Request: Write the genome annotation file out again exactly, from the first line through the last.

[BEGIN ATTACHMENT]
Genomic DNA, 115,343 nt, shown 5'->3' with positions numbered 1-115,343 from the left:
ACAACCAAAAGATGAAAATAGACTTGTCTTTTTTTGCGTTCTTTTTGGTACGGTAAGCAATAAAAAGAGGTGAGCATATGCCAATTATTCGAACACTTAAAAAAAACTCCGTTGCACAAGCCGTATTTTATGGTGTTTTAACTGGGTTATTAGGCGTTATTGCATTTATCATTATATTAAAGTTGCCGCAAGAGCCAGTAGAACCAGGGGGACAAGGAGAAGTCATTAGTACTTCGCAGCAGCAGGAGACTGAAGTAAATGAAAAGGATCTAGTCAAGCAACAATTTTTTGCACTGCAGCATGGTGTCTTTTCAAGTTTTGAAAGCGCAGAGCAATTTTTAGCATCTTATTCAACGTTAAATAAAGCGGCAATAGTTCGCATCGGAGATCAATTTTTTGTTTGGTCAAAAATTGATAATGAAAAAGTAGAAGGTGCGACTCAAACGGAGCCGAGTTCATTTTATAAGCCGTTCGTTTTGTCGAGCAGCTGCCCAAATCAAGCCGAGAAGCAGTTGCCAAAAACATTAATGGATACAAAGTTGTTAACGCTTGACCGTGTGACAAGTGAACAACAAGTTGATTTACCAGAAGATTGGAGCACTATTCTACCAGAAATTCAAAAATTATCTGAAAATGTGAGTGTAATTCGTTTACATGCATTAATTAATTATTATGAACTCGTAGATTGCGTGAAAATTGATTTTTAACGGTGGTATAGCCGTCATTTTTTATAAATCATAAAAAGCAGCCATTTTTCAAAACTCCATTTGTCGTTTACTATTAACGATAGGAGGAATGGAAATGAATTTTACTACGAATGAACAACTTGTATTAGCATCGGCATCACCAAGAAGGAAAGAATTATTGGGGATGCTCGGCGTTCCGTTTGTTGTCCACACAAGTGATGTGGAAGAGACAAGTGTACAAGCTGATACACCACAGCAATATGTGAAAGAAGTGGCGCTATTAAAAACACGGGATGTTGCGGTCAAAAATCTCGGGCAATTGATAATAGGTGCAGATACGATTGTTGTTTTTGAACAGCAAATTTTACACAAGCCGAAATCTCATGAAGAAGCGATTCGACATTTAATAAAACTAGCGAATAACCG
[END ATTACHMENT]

Genomic DNA, 115,343 nt, shown 5'->3' with positions numbered 1-115,343 from the left:
ACAACCAAAAGATGAAAATAGACTTGTCTTTTTTTGCGTTCTTTTTGGTACGGTAAGCAATAAAAAGAGGTGAGCATATGCCAATTATTCGAACACTTAAAAAAAACTCCGTTGCACAAGCCGTATTTTATGGTGTTTTAACTGGGTTATTAGGCGTTATTGCATTTATCATTATATTAAAGTTGCCGCAAGAGCCAGTAGAACCAGGGGGACAAGGAGAAGTCATTAGTACTTCGCAGCAGCAGGAGACTGAAGTAAATGAAAAGGATCTAGTCAAGCAACAATTTTTTGCACTGCAGCATGGTGTCTTTTCAAGTTTTGAAAGCGCAGAGCAATTTTTAGCATCTTATTCAACGTTAAATAAAGCGGCAATAGTTCGCATCGGAGATCAATTTTTTGTTTGGTCAAAAATTGATAATGAAAAAGTAGAAGGTGCGACTCAAACGGAGCCGAGTTCATTTTATAAGCCGTTCGTTTTGTCGAGCAGCTGCCCAAATCAAGCCGAGAAGCAGTTGCCAAAAACATTAATGGATACAAAGTTGTTAACGCTTGACCGTGTGACAAGTGAACAACAAGTTGATTTACCAGAAGATTGGAGCACTATTCTACCAGAAATTCAAAAATTATCTGAAAATGTGAGTGTAATTCGTTTACATGCATTAATTAATTATTATGAACTCGTAGATTGCGTGAAAATTGATTTTTAACGGTGGTATAGCCGTCATTTTTTATAAATCATAAAAAGCAGCCATTTTTCAAAACTCCATTTGTCGTTTACTATTAACGATAGGAGGAATGGAAATGAATTTTACTACGAATGAACAACTTGTATTAGCATCGGCATCACCAAGAAGGAAAGAATTATTGGGGATGCTCGGCGTTCCGTTTGTTGTCCACACAAGTGATGTGGAAGAGACAAGTGTACAAGCTGATACACCACAGCAATATGTGAAAGAAGTGGCGCTATTAAAAACACGGGATGTTGCGGTCAAAAATCTCGGGCAATTGATAATAGGTGCAGATACGATTGTTGTTTTTGAACAGCAAATTTTACACAAGCCGAAATCTCATGAAGAAGCGATTCGACATTTAATAAAACTAGCGAATAACCG